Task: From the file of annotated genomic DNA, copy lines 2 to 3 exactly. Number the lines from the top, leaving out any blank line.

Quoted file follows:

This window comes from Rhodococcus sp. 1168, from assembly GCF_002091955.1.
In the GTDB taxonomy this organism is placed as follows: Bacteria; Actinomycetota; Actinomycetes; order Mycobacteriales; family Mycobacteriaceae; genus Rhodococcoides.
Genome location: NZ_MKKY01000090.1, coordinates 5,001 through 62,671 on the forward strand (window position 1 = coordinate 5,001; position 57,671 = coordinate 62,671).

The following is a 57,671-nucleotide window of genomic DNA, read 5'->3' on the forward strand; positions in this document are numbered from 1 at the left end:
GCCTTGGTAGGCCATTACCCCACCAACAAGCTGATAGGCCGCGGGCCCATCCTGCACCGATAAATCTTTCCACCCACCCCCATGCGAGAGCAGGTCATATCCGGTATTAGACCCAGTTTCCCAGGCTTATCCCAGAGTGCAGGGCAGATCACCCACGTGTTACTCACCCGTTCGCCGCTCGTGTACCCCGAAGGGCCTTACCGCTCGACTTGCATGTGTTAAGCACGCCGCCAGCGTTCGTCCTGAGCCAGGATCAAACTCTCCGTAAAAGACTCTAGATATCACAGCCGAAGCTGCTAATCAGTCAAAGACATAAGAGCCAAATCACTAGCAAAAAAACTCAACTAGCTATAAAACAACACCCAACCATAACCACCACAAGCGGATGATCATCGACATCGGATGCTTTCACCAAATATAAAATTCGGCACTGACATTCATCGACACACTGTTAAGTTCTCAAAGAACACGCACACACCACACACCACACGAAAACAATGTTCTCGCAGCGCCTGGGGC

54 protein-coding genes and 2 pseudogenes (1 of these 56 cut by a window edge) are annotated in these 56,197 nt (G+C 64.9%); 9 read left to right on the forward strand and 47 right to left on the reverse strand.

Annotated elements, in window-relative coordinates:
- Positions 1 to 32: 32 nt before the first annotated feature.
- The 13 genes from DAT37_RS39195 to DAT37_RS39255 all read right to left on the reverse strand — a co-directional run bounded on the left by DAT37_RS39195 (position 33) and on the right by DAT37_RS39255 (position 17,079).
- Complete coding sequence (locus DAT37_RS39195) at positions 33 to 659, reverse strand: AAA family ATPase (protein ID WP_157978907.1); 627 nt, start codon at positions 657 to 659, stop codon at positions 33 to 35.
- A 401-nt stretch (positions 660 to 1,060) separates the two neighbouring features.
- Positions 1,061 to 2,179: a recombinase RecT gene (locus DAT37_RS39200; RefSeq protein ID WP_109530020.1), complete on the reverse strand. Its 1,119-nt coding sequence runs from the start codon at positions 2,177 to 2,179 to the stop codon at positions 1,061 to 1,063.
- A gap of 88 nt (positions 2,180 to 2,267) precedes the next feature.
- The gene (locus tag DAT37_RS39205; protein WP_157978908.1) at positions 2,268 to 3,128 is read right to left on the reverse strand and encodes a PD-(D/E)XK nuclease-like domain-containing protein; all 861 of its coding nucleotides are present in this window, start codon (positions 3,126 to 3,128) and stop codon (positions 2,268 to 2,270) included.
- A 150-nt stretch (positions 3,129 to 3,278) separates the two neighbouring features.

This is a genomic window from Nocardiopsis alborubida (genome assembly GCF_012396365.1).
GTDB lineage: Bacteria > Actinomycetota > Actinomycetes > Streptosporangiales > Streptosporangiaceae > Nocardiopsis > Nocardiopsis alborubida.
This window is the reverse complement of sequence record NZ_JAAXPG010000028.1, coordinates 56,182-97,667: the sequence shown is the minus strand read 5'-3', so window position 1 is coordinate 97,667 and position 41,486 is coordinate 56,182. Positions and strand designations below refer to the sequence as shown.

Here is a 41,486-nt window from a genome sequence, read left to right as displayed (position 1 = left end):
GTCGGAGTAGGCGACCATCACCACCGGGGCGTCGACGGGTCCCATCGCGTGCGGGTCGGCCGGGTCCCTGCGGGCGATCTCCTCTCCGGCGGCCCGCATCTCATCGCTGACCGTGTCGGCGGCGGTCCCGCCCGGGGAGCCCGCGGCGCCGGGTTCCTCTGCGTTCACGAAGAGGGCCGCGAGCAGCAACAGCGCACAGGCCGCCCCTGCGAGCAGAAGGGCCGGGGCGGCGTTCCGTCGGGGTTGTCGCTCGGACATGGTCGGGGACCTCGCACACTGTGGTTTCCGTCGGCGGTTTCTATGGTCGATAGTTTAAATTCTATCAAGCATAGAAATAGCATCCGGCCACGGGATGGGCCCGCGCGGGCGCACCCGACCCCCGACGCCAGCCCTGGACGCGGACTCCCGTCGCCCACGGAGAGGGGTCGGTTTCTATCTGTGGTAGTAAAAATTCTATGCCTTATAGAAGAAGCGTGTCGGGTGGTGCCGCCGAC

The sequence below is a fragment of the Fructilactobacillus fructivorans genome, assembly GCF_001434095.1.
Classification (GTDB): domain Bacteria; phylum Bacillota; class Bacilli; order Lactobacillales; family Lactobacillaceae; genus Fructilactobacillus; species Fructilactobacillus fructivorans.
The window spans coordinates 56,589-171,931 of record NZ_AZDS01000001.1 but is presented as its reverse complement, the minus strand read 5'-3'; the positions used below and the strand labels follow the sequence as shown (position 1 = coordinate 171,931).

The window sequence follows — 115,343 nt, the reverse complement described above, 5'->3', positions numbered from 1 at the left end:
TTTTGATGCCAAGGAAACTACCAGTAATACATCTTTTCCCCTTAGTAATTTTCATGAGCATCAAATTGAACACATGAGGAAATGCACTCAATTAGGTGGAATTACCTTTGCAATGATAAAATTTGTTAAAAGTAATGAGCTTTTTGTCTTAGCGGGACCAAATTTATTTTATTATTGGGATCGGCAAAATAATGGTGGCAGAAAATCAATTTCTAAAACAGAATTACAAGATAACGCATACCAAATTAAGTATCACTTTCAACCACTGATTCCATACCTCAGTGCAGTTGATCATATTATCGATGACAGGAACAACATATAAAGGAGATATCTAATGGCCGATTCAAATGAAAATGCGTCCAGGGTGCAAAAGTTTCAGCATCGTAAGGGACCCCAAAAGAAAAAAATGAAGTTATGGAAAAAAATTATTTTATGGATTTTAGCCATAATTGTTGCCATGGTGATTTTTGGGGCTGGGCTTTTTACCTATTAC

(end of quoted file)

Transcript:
In the GTDB taxonomy this organism is placed as follows: Bacteria; Actinomycetota; Actinomycetes; order Mycobacteriales; family Mycobacteriaceae; genus Rhodococcoides.
Genome location: NZ_MKKY01000090.1, coordinates 5,001 through 62,671 on the forward strand (window position 1 = coordinate 5,001; position 57,671 = coordinate 62,671).